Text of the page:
2015 ANG Stitch of the Month -- November
by Rozelle Hirschfelt
Top Layer, Outlines and Stamens
- Outlines: This is a repeat of the July installment for the outlines plus a new stitch for the stamens. Using 2 strands of floss matching the color for each layer of petals, work stem stitch over 4 threads with a snug tension. Be sure to share holes so that the stitches on the reverse side have the appearance of double running or back stitch. Do not advance more than 2 threads in any direction as you proceed around the petal. This tighter than normal tension will help the petals curl after they are cut out. To make the reverse side look similar to the front side, turn the work over and whip the stitches on the reverse side, using 3 strands of floss. It will be easier to whip the stitches with the needle going from the inside to the outside of the petal. Begin and end all the threads in the center area of the layer.
Outline stitch on the front side
The reverse side being whipped
- Stamens: basket weave and straight drizzle stitch
- Complete the outlines before beginning the center! Begin by stitching the center of the top layer with basketweave tent stitch using 3 strands of yellow floss. This will conceal the pin stitches that anchored any threads from the petals. The basketweave stitch was the Stitch of the Month in March of 1998.
- Drizzle stitch is based on the basic half hitch knot used by sailors, boy scouts, rock climbers, etc. It is also sometimes called the cast on knot. Using a series of half hitch knots all formed the same way will cause the stitch to twist. But alternating the direction that the hitch knot is placed on the needle will keep the stitch straight. I used the alternating hitch knot for the stamens in my water lily. You may decide how you want yours to look. Try a few in the margins of your canvas. You can make the twisted version twist either way, depending on how you loop the thread over the needle. I packed the stitches close together but you might like to have fewer. Decide on this before you begin. It is more difficult to add additional stitches in the midst of those already completed than to do them as you go.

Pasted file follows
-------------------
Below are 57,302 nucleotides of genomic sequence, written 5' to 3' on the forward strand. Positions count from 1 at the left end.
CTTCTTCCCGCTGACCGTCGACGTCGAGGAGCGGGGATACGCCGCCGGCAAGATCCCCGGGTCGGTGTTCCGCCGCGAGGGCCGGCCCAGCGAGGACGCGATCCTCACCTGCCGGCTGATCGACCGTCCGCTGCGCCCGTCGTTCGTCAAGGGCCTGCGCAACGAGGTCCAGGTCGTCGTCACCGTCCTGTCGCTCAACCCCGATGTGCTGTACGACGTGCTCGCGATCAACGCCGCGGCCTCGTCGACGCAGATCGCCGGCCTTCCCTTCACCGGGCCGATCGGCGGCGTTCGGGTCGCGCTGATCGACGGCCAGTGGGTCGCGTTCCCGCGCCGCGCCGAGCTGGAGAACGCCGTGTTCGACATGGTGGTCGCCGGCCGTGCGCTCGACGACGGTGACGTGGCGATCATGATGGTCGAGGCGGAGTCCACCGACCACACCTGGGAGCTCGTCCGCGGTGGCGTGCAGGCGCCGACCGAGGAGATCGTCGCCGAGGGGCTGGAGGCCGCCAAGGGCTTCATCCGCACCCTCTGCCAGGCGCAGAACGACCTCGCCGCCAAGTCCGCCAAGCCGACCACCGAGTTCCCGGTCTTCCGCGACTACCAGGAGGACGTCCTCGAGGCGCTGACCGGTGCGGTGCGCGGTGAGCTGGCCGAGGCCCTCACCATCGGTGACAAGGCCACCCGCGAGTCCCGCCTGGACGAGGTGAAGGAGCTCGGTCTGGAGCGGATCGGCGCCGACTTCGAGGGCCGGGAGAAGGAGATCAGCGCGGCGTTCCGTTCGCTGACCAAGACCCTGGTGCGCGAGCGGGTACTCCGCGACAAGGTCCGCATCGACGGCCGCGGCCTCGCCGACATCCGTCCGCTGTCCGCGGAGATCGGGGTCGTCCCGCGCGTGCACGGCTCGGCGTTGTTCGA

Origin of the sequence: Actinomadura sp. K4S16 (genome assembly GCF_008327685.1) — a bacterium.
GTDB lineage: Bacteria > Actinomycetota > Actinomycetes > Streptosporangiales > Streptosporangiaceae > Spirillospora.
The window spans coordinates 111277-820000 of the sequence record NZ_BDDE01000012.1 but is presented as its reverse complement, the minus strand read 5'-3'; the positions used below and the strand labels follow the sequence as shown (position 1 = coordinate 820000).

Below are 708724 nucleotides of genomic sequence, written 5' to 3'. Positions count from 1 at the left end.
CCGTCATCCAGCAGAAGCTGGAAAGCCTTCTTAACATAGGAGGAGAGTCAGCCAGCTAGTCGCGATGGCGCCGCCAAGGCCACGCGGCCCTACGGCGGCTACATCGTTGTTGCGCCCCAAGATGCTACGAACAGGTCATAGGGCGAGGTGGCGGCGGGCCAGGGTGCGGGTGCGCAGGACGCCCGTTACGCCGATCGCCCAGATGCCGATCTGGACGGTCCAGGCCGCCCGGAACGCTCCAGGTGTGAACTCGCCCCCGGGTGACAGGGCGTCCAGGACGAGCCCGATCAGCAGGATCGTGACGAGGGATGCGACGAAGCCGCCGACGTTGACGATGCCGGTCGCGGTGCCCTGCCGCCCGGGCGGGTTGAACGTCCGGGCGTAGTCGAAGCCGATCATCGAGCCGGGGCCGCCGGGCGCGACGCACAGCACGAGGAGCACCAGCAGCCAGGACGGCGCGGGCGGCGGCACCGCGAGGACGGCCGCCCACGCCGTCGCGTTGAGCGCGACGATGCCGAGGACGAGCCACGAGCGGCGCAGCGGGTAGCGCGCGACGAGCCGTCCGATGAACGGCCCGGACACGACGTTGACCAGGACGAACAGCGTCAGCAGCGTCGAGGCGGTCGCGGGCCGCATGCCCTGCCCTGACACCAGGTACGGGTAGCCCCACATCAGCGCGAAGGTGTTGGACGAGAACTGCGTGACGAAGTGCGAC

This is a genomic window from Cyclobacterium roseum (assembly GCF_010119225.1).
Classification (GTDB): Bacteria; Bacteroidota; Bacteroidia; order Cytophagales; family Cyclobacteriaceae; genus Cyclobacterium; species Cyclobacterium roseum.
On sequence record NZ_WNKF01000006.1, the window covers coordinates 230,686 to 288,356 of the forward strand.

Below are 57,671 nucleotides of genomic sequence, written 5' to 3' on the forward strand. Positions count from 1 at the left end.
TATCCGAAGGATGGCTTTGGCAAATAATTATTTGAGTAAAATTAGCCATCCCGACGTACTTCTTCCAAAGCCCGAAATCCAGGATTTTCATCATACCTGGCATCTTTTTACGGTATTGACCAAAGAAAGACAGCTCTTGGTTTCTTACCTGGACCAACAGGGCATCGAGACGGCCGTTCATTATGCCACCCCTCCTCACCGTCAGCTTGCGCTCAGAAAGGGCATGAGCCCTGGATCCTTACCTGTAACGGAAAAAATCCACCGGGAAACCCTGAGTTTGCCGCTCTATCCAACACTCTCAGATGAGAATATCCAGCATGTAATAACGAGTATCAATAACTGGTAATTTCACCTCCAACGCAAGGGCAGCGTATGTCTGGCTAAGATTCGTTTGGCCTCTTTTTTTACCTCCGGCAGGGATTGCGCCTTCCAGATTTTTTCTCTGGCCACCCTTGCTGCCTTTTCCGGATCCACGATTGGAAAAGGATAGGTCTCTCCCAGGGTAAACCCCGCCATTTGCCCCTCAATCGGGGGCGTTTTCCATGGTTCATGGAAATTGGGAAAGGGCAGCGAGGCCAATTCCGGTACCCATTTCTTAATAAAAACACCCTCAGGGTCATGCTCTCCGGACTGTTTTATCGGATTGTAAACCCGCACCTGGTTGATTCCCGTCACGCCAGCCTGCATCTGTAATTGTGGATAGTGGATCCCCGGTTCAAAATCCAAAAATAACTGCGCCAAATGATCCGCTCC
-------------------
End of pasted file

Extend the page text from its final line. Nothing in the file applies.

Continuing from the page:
- When the basketweave stitching is complete, work the drizzle stitches in diagonal rows, using 3 strands of yellow floss, working each drizzle stitch over a tent stitch. It is not necessary to strip the threads. Just divide the 6 strands into 2 groups of 3. Use a very long length of thread, at least a yard long, as you will need excess thread for forming the knots on the needle. I worked my drizzle stitches over every 4th tent stitch, staggering the rows, shown in the diagram below. My stamens were rather close together. And there were about 70 of them. If you would like fewer stamens, you might choose to skip a row of tent stitch but still staggering the drizzle stitches. Or you might want to randomly space them. You might want to audition this off in the margin of your canvas. Use a needle threader! You will unthread your needle to make the knots for every drizzle stitch and then rethread the needle to pull the thread through the canvas. A needle threader, even if you rarely use one, will help keep this section from becoming tedious. I made 6 pairs of alternating half hitch knots on the needle for each drizzle stitch.
- Note: For the drizzle stitch photos below I used a dark tan perle coton rather than the yellow floss used in the water lily.
First loop of straight drizzle
After 5 loops
Finished straight drizzle stitch
Twisted drizzle stitch loops
Straight and twisted drizzles